Female foxes are called vixens, derived from the old English word “fyxe”.

The differences between female and male foxes are not significant, which is why they are often difficult to sex.

The biggest difference between these sexes is the genital organ, which is obvious in males, while it is hidden by hair in females. 

In males, the scrotum will also become obvious during mating season. Another aspect to consider is the fact that lactating females have obvious nipples.

FAQs

Are There Any Other Animals Known as Vixens?

No, female foxes are the only animals known as vixens. The word “vixen” was also used to describe an ill-tempered woman in the 16th Century. Nowadays, the word “vixen” is used to describe flirtatious women. Vixen is also the name of one of Santa’s reindeer.

Do Male and Female Foxes Look Different?

There are no significant differences between male and female foxes. That is why it is very difficult to tell them apart, even by specialists. The obvious difference between these two sexes is their genital organ. Males have an obvious penis, while in females, the genital organ is hidden in the fur. The males of some fox species (red, fennec, gray) also have a slightly larger body than the females and a wider head.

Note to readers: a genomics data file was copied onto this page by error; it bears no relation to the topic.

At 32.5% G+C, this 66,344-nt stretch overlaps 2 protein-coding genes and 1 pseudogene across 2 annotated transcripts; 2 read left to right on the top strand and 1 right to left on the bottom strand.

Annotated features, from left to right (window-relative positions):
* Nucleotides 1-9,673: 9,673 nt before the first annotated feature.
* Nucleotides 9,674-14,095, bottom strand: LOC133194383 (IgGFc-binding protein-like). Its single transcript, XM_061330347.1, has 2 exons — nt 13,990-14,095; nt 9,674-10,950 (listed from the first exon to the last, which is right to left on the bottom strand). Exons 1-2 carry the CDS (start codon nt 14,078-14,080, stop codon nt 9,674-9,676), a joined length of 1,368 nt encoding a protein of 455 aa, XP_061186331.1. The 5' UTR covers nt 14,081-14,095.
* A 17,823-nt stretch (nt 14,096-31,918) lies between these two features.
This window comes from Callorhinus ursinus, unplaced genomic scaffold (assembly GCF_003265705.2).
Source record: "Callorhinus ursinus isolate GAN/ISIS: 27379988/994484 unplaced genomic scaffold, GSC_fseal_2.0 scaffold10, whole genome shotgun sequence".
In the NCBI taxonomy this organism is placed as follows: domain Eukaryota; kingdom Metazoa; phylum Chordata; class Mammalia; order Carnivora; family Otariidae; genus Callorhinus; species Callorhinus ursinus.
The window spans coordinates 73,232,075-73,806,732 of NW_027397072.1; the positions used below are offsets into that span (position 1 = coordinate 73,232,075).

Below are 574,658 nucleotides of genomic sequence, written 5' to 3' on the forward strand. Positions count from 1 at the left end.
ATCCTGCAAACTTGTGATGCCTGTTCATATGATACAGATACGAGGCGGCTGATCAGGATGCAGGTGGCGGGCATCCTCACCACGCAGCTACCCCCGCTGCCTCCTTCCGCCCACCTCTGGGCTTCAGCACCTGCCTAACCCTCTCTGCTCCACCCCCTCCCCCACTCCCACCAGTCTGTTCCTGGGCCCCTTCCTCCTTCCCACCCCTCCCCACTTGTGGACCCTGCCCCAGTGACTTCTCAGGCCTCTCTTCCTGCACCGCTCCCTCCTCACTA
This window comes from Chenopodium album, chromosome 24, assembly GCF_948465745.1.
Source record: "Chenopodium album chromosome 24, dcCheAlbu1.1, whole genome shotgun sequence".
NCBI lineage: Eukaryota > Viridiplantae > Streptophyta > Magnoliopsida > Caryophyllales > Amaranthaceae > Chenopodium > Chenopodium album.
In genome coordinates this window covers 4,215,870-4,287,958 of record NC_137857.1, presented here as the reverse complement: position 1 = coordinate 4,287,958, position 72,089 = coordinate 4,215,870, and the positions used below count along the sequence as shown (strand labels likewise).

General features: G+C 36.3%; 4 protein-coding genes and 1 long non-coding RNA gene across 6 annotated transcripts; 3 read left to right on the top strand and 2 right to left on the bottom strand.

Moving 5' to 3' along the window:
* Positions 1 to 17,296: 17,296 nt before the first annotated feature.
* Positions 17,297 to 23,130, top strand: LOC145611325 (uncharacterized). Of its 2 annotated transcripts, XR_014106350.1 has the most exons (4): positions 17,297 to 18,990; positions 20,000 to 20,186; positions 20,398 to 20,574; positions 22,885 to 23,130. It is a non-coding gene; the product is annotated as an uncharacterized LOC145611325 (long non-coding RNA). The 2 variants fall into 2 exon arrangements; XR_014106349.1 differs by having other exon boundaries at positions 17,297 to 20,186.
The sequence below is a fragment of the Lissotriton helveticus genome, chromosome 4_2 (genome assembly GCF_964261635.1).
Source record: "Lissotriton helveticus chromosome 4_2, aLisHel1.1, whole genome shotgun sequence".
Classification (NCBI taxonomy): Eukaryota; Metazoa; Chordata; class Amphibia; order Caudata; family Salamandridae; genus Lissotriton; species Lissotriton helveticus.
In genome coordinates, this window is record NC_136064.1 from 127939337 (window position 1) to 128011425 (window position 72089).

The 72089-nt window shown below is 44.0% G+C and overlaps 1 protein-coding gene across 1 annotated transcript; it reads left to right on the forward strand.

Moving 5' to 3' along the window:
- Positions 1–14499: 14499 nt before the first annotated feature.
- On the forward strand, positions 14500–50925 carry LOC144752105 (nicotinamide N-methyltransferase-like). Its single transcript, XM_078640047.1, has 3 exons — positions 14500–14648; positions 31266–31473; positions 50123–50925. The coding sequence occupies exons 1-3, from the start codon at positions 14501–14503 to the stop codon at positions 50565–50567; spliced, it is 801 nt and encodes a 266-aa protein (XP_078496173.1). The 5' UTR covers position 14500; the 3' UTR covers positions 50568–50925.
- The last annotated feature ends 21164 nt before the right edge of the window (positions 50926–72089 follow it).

Why Are Female Foxes Called Vixens?

The “vixen” word comes from the “fyxe”, which is the femine version of the word “fox” in old English. The word “fyxe” became “fixen” and the “f” was pronounced as “v” with the old southern English accent.

Are Female Foxes Dominant?

Yes, female foxes are dominant. They are considered the alphas of the species. It is recommended to keep only one female fox with other males because two alphas should not be kept together.

About Iulia Mihai (DVM)

Dr. Iulia is a certified veterinarian with more than 10 years of experience in the field. With extensive knowledge of diet, care, and medication, she helps Misfit Animals provide readers with accurate knowledge on technical topics.

Looking for something?

Try searching our website!